10/15 In the Spinoff’s news of the year quiz.
The Spinoff has two statements on the Labour Party inquiry:
In spite of Jacinda Ardern’s exhortation that ‘it would be preferable if this case were not in the public domain’, differing accounts of what was said in an inquiry into the conduct of a (now former) Labour staffer, who denies wrongdoing, have been issued today to media from the chair of the Labour investigating committee, Simon Mitchell, and the complainant known as Sarah.
Below, we print the statements in full, both sent via a lawyer acting for Simon Mitchell and a lawyer acting for the complainants to The Spinoff. . .
It’s difficult to believe that the two statements are about the same investigation.
When you get he said, she said like this both can’t be right.
Both statements raise even more questions about who said and did what and when.
Both reflect even more poorly on the Labour Party and those involved in the whole messy business and do nothing.
Worse still Winston Peters has waded into the fray.
Asked what he had made watching the issue from the sidelines, the NZ First leader told Newstalk ZB there had been a lack of presumption of innocence.
“All that went flying out the window in what a disgraceful orgy of speculation and innuendo. None of which I can tell you, even from where I sit and what I know, will be proven by the evidence,” he said.
“What I saw unfolding is actually a disgrace.”
What’s a disgrace is the way the complainants were treated. Whether or not their complaints are right or wrong, they deserved to be treated sensitively and fairly.
What’s a disgrace is that the Deputy PM is undermining the PM.
What’s a disgrace is that the PM wasn’t fully informed and in control from the start and in spite of her best efforts isn’t now.
I scored 77.8% in the Spinoff’s NZ First’s New Zealand values citizenship test.:
7-8 out of 9 PASS You show a certain grasp of NZ values, but if we catch you speaking foreign you’re out.
Kindness is the best way to train a cow, dairy leaders say – Esther Taunton:
Dairy farmers were quick to condemn the “training” methods of a Northland sharemilker filmed beating cows with a steel pipe, saying kindness and positivity were more effective.
The hidden camera footage, released to Newsroom, shows the sharemilker repeatedly hitting animals with an alkathene pipe, a stick and a steel pipe during milking.
When asked if he hit the cows, the sharemilker told journalist Melanie Reid he did, but only to train them and the best approach was to be “kind and firm”.
“You’ve got to train your cows. You can’t let your cows rule you,” he said.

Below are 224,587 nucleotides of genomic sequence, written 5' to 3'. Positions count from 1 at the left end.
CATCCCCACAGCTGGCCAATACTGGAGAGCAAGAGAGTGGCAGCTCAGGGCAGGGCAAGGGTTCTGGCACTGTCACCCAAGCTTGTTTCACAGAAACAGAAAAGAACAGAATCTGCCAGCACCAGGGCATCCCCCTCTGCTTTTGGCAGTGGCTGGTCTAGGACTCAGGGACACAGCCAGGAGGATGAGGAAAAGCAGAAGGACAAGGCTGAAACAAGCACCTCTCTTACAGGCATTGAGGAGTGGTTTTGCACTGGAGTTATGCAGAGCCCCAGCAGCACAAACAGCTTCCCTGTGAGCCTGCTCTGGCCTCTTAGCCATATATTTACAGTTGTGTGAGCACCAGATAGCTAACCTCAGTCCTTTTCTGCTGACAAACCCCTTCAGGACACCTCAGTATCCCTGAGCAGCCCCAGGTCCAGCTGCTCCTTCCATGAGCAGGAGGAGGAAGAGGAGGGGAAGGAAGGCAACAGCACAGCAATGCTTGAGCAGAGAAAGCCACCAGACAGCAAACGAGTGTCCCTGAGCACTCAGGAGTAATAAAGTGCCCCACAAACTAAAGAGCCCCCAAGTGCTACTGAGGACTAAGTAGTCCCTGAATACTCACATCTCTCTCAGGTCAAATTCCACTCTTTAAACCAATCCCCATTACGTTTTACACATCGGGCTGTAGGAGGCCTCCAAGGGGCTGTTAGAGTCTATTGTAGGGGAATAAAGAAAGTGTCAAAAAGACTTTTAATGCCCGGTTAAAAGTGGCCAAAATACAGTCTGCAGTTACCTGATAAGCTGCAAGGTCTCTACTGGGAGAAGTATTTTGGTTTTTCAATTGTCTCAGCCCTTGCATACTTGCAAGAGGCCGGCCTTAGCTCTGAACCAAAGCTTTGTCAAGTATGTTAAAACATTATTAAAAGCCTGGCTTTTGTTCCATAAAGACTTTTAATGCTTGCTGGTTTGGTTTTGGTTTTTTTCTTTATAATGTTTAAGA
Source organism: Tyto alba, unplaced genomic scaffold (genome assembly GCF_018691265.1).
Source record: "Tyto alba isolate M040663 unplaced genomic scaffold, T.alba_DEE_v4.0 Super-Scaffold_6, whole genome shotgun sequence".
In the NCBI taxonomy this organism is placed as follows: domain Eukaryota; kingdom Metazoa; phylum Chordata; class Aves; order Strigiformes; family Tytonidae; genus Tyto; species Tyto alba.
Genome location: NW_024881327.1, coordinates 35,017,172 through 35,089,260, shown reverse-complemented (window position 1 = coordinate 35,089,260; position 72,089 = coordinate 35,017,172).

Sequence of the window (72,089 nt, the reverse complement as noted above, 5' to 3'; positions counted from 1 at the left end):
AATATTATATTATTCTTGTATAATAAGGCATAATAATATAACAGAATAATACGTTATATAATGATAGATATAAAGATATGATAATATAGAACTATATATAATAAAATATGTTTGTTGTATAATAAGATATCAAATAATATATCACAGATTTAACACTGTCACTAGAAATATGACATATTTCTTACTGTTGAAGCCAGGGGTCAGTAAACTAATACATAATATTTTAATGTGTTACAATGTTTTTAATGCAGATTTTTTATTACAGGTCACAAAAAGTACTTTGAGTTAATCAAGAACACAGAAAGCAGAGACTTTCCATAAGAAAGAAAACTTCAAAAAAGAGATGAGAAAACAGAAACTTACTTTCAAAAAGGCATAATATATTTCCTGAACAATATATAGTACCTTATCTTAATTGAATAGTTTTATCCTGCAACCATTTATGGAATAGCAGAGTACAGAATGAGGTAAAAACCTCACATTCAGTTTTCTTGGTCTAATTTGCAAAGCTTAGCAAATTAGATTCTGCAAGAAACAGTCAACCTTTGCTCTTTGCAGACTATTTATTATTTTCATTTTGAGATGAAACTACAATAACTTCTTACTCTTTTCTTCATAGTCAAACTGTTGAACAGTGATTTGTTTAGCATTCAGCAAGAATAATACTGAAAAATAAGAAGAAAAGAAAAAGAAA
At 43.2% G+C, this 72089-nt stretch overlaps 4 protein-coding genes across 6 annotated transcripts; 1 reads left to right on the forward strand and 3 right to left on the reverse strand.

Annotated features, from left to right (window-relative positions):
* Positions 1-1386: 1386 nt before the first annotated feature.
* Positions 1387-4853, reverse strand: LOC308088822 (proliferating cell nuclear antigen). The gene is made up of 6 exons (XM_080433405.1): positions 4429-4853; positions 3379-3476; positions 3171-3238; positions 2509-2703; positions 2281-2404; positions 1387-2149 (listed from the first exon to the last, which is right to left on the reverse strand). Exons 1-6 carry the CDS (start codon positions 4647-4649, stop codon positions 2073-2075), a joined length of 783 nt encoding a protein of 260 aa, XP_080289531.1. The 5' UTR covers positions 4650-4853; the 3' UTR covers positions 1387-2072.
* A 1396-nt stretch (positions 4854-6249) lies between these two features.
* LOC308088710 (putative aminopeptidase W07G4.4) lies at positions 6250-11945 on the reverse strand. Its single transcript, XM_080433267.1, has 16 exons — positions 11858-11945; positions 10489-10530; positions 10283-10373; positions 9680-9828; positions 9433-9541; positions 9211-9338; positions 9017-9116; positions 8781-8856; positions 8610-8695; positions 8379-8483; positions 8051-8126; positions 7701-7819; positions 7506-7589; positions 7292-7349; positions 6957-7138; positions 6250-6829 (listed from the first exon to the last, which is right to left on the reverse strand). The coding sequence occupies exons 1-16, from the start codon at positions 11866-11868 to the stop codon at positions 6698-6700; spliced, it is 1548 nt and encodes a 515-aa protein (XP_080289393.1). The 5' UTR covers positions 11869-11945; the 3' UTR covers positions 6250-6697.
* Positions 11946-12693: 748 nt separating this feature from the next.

However, dairy industry leaders rejected his methods and said brute force was never warranted.
Federated Farmers sharemilkers’ chairman Richard McIntyre said training dairy cattle was about making them want to do what the farmer wanted. . .
Business is Boring is a weekly podcast series presented by The Spinoff in association with Callaghan Innovation. Host Simon Pound speaks with innovators and commentators focused on the future of New Zealand, with the interview available as both audio and a transcribed excerpt. This week Simon is joined by Bridget Hawkins, CEO of Regen, an app helping to drive efficiency on farms.
We love a good chat about the things being done to improve farming practice on this show. And today’s guest is the CEO of an app that helps farmers use less water and more efficiently use nitrate fertilisers to only irrigate at times the soil is ready, meaning less runoff of fertiliser and effluent – meaning less crap getting into our waterways.
Sounds pretty good already. But it also helps farmers save money and keep to their council water usage consents – so it is a tool that you don’t have to be a big greenie to want. . .
New technology finds a greener way to improve NZ’s crops – Charlie Dreaver:
A new research project that’s underway has the potential to give New Zealand’s horticultural industry a bumper crop.
Hot Lime Labs, through Callaghan Innovation, has created a way to use wood chips and limestone to pump CO2 into greenhouses.
They say it will increase crop production and is cheaper and greener than the current alternative.
It’s no secret in the horticultural industry that pumping extra CO2 into greenhouses can significantly increase crop growth.
But Tomatoes New Zealand’s general manager, Helen Barnes, said giving plants an extra dose of CO2 could be difficult. . .
Farmers are known for their ingenuity and the Red Meat Profit Partnership (RMPP) is asking them to bring ideas to the table.
The Red Meat Profit Partnership, which is a joint project between government, Beef + Lamb New Zealand (BLNZ) and the Meat Industry Association, is offering funding to farmers in the form of action groups.
BLNZ southern South Island extension manager Olivia Ross said RMPP was established to increase profitability across the industry. . .
After little movement in wages in recent years, people working in primary industries have made gains in what they earn according to the latest Federated Farmers Rabobank Remuneration Survey.
The report released today was developed following the survey conducted in late 2017 and early 2018.
Responses were collected from 940 employers on 13 separate farm positions across the dairy, sheep and beef and arable sectors. In addition to information on salaries the report also provides a range of other data including weekly hours worked by employees, employee age, length of employment and recruitment ease. . . .
Synlait Milk is pleased to announce Leon Clement will join the organisation as Chief Executive Officer from mid-August.